Blue-chip stocks closed with a small loss for the second straight day Wednesday, burdened by a wave of selling in stocks considered vulnerable to an economic slowdown.
The Dow Jones industrial average edged 2.02 points lower to close at 3,935.37, posting a single-digit loss for the second consecutive session after five days of gains. The blue-chip index hovered close to unchanged all day.
The broader market indexes outperformed the blue chips. A rally in semiconductor stocks and takeover speculation swirling around biotechnology company Amgen Inc. lifted the Nasdaq composite index by 4.80 points to 783.77.
The Standard & Poor's 500 list breached its all-time high of 482.00, made Feb. 2, 1994, before settling back to close at 481.19, up 0.38 point for the day. The NYSE's composite index rose 0.03 point to 261.67. At the American Stock Exchange, the market value index advanced 2.80 points to 445.94.
On the New York Stock Exchange, advancing issues led decliners 11 to 10. Big Board volume was a moderate 320.24 million shares, up from Tuesday's 315.19 million.
Analysts noted that the market was cautious ahead of Friday's producer price index figures for January, which could bolster or shatter Wall Street's newfound confidence that the economy is slowing.
Stocks had rallied for five sessions, through Monday, as investors grew more convinced that the economy was slowing enough to bring the Federal Reserve Board's interest rate hikes to a halt.
As investors have taken this view, they've been selling economically sensitive cyclical stocks.
"The Dow's not doing much, primarily due to the economically sensitives," said Timothy Straus, manager of institutional sales at Hancock Institutional Services.
In the bond market, Treasury bond yields finished mixed following a lukewarm response to an auction of new 10-year notes that indicated investors are mixed about the direction of the economy.
The key 30-year bond closed marginally higher at 7.65%. It closed at 7.64% on Tuesday. Its price, which moves in the opposite direction, finished down 3/32 point, or 94 cents per $1,000 in face value.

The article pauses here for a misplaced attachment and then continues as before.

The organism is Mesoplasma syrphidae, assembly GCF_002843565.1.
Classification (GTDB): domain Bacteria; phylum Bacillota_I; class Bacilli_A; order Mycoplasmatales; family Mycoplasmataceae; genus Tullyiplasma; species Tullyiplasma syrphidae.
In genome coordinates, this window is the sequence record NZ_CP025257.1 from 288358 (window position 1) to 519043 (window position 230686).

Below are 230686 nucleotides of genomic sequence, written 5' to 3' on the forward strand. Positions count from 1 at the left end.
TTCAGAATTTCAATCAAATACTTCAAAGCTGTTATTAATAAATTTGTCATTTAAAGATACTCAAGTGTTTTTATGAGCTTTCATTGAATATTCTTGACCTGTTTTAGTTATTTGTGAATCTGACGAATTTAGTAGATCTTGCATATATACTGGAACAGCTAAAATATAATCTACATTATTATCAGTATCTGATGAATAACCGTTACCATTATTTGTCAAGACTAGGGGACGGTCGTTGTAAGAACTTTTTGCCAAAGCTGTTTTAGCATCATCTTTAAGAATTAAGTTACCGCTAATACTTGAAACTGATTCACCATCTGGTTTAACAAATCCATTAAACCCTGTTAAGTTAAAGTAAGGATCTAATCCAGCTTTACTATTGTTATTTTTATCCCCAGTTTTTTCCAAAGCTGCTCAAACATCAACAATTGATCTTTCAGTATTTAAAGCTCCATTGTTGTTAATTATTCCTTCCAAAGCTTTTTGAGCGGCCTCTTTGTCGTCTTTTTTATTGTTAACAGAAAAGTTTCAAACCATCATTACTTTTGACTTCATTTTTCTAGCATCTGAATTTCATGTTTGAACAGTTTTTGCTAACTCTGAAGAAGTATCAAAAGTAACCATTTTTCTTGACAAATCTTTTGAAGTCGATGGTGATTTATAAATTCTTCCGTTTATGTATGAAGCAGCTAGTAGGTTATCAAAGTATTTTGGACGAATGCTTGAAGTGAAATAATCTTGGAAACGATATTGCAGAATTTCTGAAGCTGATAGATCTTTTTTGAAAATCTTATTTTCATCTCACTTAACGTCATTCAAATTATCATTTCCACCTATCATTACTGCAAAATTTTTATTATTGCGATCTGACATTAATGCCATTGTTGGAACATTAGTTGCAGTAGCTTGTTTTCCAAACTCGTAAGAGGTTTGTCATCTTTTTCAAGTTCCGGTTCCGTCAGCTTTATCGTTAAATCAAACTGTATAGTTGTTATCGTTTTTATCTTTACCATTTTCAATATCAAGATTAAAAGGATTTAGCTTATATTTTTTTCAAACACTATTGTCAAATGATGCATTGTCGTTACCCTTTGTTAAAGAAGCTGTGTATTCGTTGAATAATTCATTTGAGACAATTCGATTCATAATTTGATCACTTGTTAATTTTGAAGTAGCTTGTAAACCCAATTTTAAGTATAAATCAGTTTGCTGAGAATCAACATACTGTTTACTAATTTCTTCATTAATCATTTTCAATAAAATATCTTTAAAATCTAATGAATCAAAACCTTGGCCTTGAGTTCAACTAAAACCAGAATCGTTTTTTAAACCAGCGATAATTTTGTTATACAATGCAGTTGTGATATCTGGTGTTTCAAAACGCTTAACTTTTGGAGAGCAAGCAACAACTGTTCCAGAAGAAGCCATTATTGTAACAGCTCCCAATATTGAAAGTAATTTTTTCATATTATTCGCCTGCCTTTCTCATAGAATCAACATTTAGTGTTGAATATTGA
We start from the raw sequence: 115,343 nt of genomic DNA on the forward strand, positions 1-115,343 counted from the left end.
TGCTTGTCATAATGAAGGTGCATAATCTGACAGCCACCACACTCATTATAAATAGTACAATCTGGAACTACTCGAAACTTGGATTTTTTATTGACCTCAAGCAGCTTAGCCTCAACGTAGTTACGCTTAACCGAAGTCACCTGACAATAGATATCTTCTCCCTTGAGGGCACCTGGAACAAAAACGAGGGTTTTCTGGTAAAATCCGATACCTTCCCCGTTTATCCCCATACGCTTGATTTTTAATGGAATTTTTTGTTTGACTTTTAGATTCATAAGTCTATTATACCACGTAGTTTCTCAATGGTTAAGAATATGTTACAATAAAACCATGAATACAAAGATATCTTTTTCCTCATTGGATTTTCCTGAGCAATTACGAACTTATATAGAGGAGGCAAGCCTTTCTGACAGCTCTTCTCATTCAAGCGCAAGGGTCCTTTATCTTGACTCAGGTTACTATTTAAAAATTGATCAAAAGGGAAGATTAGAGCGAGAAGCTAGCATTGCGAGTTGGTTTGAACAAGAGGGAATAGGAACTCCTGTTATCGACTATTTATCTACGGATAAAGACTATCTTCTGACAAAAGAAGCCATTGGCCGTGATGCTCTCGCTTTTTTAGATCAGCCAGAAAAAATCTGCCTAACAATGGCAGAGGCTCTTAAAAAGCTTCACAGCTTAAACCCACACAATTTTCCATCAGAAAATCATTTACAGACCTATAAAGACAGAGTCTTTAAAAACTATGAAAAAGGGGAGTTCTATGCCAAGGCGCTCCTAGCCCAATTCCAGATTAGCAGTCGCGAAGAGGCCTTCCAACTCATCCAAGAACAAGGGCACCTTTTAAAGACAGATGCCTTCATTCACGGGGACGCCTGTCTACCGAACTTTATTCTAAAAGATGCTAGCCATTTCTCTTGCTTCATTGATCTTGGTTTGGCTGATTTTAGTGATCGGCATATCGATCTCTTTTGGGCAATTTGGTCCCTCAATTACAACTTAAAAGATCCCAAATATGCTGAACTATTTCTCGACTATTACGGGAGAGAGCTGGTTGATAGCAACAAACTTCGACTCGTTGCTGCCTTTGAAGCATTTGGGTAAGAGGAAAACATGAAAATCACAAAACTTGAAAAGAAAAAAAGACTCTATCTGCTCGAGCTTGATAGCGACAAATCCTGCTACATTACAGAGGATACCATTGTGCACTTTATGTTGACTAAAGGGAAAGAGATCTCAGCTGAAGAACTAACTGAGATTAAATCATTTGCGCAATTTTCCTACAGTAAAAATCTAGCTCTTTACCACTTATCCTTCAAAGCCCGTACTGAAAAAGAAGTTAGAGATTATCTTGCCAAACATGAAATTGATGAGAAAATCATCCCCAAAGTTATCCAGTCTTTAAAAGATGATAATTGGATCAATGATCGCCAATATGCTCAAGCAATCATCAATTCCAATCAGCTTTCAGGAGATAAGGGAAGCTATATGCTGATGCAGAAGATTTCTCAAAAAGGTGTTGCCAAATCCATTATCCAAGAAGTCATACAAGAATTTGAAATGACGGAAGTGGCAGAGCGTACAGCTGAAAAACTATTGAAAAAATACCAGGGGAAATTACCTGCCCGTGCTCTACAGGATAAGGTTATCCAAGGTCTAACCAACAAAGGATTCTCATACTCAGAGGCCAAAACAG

Short- and medium-term securities were unchanged to slightly higher.
The long bond was pressured by market participants trying to make room for today's auction of $11 billion in 30-year bonds, analysts said. But the response to Wednesday's auction may signal trouble for that offering.
The currency market had had little reaction to the Treasury auction as the dollar slipped against the Japanese yen and the German mark, as volatile trading in non-U.S. currencies buffeted an otherwise featureless foreign exchange market.
The greenback closed in New York at 98.95 Japanese yen, down from 99.46 on Tuesday. It also closed at 1.531 German marks, down from 1.536.
Among Wednesday's highlights:
The Dow 30 components were led lower by economically sensitive issues, including Alcoa, which fell 1 3/4 to 78 1/4, and General Tire, which lost 1 to 35 7/8. But consumer stocks Eastman Kodak rose 1 1/8 to 50 3/4, and Disney climbed 1 1/8 to 53 1/4.
* Aluminum producers were hit by a sharp drop in prices, reflecting concern over a global economic slowdown. Alcan Aluminum shed 3/8 to 24 3/4 and Alumax dropped 5/8 to 26.
* A "buy" signal on semiconductor stocks came after Merrill Lynch named Intel Corp. its "Focus One" stock of the week. Intel rose 3 5/8 to 76 5/8, Micron Technology jumped 2 5/8 to 47 7/8 and Cirrus Logic added 1 7/8 to 32 7/8.
* A PaineWebber analyst upgraded Texas Instruments to "buy" from "attractive," and the company's stock rose 1 3/4 to 75.
* Amgen ended up 5 3/8 to 70 3/4 after soaring to 76 1/8 earlier in the day on renewed market rumors that it could be a takeover target of Bristol-Myers Squibb, whose stock fell 1 to 60 7/8.
Amgen declined to comment on the rumors. Bristol-Myers could not be immediately reached.
Other biotech issues rose as well, with Biogen up 1 1/4 to 39 3/4 and Genzyme up 1 3/8 to 39 7/8.
* Quantum Health Resources sank 4 7/16 to 26 3/16 after it canceled a scheduled meeting with analysts at a Smith Barney health care conference. Quantum denied market rumors that its chief executive was hospitalized and said the cancellation was due to "business reasons."
* Auto stocks fell, with General Motors losing 5/8 to 38 3/4.
Overseas, stocks closed lower. In Tokyo, the 225-issue Nikkei average fell 210.30 points to close at 18,290,25. In Europe, Frankfurt's DAX index ended down 4.87 points at 2,087.62, while London's FTSE-100 average closed at 3,072.5, off 0.2 point.
Market Roundup, D6
30-year T-Bond: 7.65%
1-year T-Bill: 6.70%